The planting of the west zone on the south meadow was inspired and developed by three combined approaches:
Akira Miyawaki’s “Tiny Forest” reforestation method, which leads to the formation of a forest soil and forest microclimate through dense planting of local woody plants extremely quickly, and Mark Shepard’s cultivation method “STUN” (en: Sheer Total Utter Neglect), which focuses on starting with the highest possible genetic diversity of varieties with minimal maintenance.
As a third aspect for the approach to planting is the fact that trees grown on site from a seed are much better adapted to their location than transplanted trees.
This is neither a typical “Tiny Forrest” according to Miyawaki nor a pure forest garden system according to Mark Shepard, but an own approach that takes up and combines individual aspects of the methods mentioned.
The basic principle here is natural selection, so that the individuals best adapted by their characteristics to our local conditions prevail. Latter require less maintenance, are more robust and less susceptible to locally occurring diseases. Hundreds of fruit and wild fruit seeds were sown in the area. Their saplings should quickly form a dense grove and can be grafted later. Additionally, the sown seeds were supplemented with fruit tree seedlings from the shade tree nursery. In the event that only a few of the seeds germinate, they serve as a backup to establish fruit trees from the first year on. About 50 offshoots of aspen and willow trees serve as fast-growing support trees for the start. Their mother plants grow in the neighboring biotopes. These and surplus fruit trees will be gradually removed from the area in future years.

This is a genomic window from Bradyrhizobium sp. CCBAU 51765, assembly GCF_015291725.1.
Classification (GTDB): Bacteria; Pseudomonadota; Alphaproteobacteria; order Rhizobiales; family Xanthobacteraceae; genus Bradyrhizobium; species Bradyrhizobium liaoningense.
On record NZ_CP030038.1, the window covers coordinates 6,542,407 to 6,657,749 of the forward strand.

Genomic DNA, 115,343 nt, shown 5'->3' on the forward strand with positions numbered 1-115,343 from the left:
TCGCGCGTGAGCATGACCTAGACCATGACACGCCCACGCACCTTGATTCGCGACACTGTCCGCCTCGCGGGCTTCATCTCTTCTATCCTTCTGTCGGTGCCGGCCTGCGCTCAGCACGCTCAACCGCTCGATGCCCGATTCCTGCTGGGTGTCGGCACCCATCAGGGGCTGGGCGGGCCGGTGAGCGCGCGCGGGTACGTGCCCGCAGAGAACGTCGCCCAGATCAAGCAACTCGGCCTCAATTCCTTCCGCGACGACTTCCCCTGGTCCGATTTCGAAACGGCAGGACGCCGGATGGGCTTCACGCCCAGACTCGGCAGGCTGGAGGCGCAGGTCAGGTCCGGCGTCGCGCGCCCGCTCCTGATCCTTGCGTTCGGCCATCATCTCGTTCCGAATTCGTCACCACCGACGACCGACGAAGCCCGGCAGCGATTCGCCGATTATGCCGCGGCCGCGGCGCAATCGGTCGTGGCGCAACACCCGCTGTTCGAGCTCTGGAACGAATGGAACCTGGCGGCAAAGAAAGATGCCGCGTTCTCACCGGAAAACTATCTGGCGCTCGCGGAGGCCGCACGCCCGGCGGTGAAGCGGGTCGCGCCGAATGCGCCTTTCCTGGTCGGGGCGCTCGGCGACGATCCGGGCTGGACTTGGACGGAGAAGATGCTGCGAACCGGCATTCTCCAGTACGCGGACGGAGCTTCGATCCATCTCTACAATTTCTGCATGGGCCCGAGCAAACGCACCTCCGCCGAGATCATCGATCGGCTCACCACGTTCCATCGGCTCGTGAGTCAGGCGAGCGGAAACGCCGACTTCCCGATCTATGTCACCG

The primary orientation is toward drupes. To the north, the area transitions to edible chestnuts. It becomes progressively lower in the peripheral areas (south, west, and east) with berry bushes and vegetable beds in front. We do not expect solid results on the success or failure of this approach for about 6-8 years. However, the surrounding planted vegetable and berry structures will already contribute to the overall yield very quickly.
How drastically this approach affects the plants could be observed in the summer of 2023. Of the many saplings and nurse trees that sprouted in spring, only a few were able to survive the dry period in early summer. However, a small number of plums and quinces survived the drought period and seem to have developed a correspondingly good root system.